Truth be told, no other European capital lives up to what Berlin can offer — be it history, food, museums, culture or nightlife. During my short, three-day visit to this buzzing city, I explored quite a bit, especially the local street food and found that Germany’s capital has been through so much — from the World Wars to the fall of the Berlin Wall — that it has developed a culinary identity that goes far beyond currywurst sausages, potatoes and beer.
1. Brammibal's Donuts: Europe’s first vegan donuts
A food tour that starts with dessert is definitely a winner for me. A pink-coloured box, filled with roasted almond donuts, was opened and as I bit into one, I learnt that they were vegan. Brammibal's Donuts opened as a small stall in 2015 in the Turkish food market to make Europe’s first vegan donut, and now has many outlets across the city. This doesn’t come as a surprise — my food tour guide Holger Linde Margalit, who’s from West Berlin, tells me that this city is not just the vegan capital of Germany but is famed for its vegan offerings among the top European cities. On Margalit’s recommendation, I had the sumptuous ‘Bienenstich’ where the donut is filled with homemade vanilla custard, vanilla glaze and topped with roasted almonds. If this was the beginning, I wonder what lay next in line.
We walked to the East Side Gallery which is the 1.3 km-long part of the Berlin Wall that has transformed into a canvas for artists from around the world. The first piece, named the Seven Stages of Enlightenment, is by an Indian artist, Narendra Kumar Jain; while the most famous painting, made by a Russian artist, Dmitri Vrubel, depicts former Russian and East German leaders, Leonid Brezhnev and Erich Honecker, kissing. It's called ‘My God, Help Me To Survive This Deadly Love’ and also ‘Fraternal Kiss’. We crossed the Spree River and moved on to the other side to Kreuzberg in West Berlin.
It was time for the famed Currywurst sausages. Like most other things in Berlin, this sausage with curry sauce goes back in time. One evening in 1949, a German woman, Herta Heuwer, who had a small kiosk selling sausages exchanged them for curry powder and ketchup with a British soldier. She then prepared a curry paste and slathered it on the sausages and the rest, as they say, is history. Today, currywurst is a citywide sensation and is sold along with French fries at restaurants and kiosks. I had some at Curry 7 and it was quite good, giving that bit of kick that you would expect from anything carrying the name curry. The most iconic place for this street food is Curry 36.
3. Local beer
You can never be far away from a tall, refreshing glass of beer in Berlin. In summertime, locals prefer buying it from a shop and drinking it by the riverside rather than paying extra bucks at a beer garden. The three traditional beer brands are Berliner Pilsner, Schultheiss and Berliner Kindle. In the 1920s, Schultheliss was the biggest and most popular and is now known as West Berlin workers beer. The leading brand is Berliner Pilsner. A craft beer brand that must be tried is Brlo, the Slavic name that Berlin was known by in the 13th century because the city was built on a swamp — in old Slavic, Brlo means swamp. I sampled the five varieties in which it is available — Weisse, IPA, Pale Ale, Helles and Baltic Porter — at the food court at KaDeWe department store on the first day. Each one was flavourful.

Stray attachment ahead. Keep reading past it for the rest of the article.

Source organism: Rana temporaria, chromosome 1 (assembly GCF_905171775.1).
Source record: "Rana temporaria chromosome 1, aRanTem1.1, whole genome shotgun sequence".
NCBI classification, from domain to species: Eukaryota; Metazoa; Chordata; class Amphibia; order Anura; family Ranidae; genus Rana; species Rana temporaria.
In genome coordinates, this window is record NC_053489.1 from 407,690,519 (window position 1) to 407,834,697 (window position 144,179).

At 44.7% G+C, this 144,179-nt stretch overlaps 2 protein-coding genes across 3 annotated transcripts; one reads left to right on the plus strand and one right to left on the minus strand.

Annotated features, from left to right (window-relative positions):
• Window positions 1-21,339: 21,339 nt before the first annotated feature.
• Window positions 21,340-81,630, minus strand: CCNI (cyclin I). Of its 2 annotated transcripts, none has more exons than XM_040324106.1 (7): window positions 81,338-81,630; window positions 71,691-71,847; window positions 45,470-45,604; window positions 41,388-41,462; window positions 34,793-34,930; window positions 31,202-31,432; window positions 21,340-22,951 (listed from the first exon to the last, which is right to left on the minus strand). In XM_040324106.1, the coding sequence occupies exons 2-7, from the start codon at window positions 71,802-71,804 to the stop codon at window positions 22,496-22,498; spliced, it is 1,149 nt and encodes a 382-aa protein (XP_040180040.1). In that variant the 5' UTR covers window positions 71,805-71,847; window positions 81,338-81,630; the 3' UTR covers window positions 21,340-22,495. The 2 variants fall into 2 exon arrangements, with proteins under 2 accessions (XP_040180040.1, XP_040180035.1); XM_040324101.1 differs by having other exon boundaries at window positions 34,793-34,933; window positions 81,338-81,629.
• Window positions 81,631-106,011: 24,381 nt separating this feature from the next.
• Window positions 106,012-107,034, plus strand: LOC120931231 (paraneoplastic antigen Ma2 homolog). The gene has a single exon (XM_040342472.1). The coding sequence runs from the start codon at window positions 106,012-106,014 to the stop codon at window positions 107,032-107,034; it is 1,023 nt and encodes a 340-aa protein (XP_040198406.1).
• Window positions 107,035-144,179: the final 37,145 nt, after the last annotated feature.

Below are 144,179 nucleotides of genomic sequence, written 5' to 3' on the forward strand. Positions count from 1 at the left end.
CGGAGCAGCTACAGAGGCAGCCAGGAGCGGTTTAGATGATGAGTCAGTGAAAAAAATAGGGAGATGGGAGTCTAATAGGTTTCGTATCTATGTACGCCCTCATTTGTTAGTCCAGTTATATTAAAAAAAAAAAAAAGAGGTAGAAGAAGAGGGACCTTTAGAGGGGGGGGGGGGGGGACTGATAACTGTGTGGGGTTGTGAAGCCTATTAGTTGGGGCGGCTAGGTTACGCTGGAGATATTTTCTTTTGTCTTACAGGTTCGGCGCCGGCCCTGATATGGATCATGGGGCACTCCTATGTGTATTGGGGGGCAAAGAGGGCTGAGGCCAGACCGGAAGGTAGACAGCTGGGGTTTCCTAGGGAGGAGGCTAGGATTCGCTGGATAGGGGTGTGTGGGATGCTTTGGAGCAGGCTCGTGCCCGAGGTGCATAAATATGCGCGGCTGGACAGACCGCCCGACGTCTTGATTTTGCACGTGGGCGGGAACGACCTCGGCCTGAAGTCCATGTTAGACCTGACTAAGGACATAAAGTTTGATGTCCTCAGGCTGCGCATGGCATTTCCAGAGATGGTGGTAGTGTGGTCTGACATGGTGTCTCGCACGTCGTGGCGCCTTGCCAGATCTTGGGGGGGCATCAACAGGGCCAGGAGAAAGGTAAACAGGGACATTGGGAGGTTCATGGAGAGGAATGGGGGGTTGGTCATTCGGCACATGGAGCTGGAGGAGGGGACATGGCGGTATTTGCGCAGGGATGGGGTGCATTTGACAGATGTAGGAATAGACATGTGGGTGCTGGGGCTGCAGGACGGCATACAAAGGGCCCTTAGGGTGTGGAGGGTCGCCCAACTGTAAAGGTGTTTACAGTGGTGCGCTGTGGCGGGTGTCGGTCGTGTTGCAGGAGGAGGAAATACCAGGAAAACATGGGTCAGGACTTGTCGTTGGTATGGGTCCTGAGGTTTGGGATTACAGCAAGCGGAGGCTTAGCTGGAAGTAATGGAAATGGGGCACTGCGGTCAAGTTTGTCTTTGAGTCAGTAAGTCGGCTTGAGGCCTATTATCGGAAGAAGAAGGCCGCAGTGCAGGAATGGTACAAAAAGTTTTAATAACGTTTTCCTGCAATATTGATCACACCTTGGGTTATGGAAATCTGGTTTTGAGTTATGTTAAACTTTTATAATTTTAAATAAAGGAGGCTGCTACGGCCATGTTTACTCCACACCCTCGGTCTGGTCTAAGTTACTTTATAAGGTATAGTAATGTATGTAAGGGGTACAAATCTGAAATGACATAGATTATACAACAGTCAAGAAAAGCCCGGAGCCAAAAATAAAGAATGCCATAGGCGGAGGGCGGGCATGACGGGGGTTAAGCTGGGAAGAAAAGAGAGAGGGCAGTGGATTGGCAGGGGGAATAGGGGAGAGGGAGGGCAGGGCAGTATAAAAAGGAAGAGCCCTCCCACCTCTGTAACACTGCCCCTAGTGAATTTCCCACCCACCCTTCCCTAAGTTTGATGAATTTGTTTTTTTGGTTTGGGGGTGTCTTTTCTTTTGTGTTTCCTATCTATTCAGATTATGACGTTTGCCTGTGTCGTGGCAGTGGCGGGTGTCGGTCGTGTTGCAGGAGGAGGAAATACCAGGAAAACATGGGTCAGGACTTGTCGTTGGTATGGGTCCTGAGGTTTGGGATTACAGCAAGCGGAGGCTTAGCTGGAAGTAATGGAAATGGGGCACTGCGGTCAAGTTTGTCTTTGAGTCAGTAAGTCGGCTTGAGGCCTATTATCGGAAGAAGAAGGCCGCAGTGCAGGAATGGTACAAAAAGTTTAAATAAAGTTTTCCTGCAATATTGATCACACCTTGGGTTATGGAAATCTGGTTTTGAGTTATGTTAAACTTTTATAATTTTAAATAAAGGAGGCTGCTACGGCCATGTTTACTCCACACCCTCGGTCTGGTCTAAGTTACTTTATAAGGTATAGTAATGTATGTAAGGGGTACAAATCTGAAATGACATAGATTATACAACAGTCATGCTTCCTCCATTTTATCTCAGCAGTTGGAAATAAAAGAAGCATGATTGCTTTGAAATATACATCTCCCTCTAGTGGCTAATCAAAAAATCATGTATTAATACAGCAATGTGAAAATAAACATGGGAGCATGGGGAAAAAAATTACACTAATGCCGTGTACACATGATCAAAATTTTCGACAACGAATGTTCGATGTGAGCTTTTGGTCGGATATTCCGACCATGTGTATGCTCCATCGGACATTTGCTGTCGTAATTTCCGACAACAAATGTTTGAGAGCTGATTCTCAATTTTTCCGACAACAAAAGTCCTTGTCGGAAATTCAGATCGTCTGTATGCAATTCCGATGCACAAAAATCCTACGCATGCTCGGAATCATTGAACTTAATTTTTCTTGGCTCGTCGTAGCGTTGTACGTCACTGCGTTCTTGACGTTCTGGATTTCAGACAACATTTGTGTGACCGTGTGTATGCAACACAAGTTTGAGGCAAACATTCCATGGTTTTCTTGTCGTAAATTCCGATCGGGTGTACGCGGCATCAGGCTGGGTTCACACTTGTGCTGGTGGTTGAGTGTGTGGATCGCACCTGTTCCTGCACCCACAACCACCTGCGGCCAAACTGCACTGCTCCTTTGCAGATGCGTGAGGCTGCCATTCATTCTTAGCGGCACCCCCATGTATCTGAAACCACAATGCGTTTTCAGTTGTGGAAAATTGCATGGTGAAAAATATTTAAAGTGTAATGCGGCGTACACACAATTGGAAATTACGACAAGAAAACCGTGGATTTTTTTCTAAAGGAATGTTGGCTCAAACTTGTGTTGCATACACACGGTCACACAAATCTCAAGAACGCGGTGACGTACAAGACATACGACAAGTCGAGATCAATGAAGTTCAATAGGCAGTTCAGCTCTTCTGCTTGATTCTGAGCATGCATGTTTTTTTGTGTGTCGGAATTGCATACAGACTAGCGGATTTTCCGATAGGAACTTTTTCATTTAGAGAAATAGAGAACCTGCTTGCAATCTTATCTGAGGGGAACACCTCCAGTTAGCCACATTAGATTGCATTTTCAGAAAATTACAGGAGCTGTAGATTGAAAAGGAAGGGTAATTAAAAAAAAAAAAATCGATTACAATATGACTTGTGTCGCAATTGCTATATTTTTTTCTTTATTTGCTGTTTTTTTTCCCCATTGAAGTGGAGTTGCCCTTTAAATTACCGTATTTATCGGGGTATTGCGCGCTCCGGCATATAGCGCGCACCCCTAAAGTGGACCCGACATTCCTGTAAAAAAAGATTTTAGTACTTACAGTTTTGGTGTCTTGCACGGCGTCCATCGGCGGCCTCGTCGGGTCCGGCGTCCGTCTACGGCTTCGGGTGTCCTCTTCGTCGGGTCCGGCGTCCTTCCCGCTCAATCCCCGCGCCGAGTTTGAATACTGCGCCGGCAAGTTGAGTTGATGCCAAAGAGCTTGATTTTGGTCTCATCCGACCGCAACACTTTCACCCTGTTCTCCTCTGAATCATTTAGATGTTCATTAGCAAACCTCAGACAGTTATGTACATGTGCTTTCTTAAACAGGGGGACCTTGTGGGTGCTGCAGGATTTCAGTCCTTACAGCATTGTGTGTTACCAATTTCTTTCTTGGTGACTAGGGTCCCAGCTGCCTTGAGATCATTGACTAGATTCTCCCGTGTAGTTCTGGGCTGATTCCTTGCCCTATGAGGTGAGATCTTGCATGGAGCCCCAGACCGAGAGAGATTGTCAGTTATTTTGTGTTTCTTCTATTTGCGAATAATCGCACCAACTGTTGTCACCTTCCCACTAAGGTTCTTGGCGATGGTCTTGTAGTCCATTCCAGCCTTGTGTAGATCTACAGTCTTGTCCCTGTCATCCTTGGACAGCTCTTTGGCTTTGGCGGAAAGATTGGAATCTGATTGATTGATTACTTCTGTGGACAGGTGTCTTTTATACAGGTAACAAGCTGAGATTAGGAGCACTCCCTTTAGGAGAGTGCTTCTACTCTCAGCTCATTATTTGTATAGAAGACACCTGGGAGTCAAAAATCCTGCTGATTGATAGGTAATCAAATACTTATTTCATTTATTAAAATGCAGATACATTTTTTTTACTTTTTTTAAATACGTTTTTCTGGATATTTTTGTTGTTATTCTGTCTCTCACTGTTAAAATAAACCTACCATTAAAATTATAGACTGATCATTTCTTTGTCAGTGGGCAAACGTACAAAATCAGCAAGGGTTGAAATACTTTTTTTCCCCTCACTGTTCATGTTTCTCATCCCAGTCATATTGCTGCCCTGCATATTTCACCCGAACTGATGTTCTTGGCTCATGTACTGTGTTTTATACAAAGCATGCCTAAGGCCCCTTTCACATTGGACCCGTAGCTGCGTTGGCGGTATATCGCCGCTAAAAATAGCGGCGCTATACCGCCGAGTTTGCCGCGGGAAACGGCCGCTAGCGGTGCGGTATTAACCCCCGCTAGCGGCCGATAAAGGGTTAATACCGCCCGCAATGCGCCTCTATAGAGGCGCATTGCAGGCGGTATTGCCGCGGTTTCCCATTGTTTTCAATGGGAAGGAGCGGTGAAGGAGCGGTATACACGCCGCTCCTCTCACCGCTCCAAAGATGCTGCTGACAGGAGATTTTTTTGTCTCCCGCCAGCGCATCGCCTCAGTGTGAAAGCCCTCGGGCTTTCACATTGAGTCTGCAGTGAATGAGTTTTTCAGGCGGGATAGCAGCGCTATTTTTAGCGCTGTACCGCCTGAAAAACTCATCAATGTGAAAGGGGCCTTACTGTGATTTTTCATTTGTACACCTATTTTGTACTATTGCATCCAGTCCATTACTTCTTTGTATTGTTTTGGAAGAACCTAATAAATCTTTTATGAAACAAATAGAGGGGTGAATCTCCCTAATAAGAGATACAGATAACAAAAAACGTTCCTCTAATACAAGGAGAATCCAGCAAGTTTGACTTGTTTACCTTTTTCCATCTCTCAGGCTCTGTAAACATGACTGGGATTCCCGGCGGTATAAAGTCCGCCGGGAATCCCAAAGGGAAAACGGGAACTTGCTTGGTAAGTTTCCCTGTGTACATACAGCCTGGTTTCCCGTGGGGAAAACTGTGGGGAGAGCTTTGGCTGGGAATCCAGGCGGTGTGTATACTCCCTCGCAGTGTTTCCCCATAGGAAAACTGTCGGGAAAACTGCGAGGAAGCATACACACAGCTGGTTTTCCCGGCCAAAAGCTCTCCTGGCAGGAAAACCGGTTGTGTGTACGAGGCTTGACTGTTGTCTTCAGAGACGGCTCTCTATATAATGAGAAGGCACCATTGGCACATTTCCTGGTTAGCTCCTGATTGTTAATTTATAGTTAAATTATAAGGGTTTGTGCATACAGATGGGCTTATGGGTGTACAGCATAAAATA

4. Traditional German bakes
The city is full of traditional bakeries that have been around for a while. My guide took us to have Cold Dog (called Kalter Hund in German) at Bäckerei Ladewig. Don’t be discouraged by the name. Cold dog is basically a cold cake with layers of cookies and cream put together and once you take a bite, there’s no looking back. This bakery goes back to 1969 and is famous for its gigantic donuts that weigh about 500 grams and come in different flavours. The cherry filled glazed ones are quite popular while the apple pie is delicious too.
“Why will I eat fries in Berlin,” was my first thought when I realised what’s coming up next. But Germany’s love affair with potatoes is legendary so how could I stay away? I reached Goldies and their cleverly thought tagline ‘Best bad food in town’ was enough to tempt me. As we sat down with three plates of fries (not all for me) that came with different toppings, my guide told me how it all started. The founders, Kajo Hiesl and Vladislav Gachyn, who had worked in a three Michelin star restaurant in Wolfsburg, wanted to do something out of the box. So they moved to Berlin and started a place selling just French fries. It became a raging success. The fries range from nasty (with toppings), naked (without toppings) and they have fried chicken and burgers too — all irresistibly good.
6. Markethall Neun
There’s something really fun about a food market where the aroma of food wafting in the air and the clinking of glasses hit the right spot. Markethall Neun, which is number nine of the fourteen historic market halls in the city, goes back to the 19th century and is home to a plethora of stalls selling fruits, vegetables, sausages, wine, beer, cheese, bakes, coffee and pizza. As pizza happens to be my weakness, I had a pepperoni slice from Sironi, considered one of the best pizzas in the city.
7. Doner Kebab
Last but definitely not the least is Berlin’s legendary doner kebab, which was born in the city when a Turkish immigrant named Kadir Nurman put grilled meat with salad and yogurt inside a flat bread in 1972 and sold it from his stall. It went on to become a national food rage as Germans loved this snack on the go. It is believed to be more popular than currywurst now. Among the thousands of kiosks that sell this fast food, the most popular ones are Mustafa's Gemuese Kebab and Iskender Kebab.
So, whether you have a weakness for desserts, are vegan or like to bite into chunky sausages and kebabs, the German capital will tick all boxes.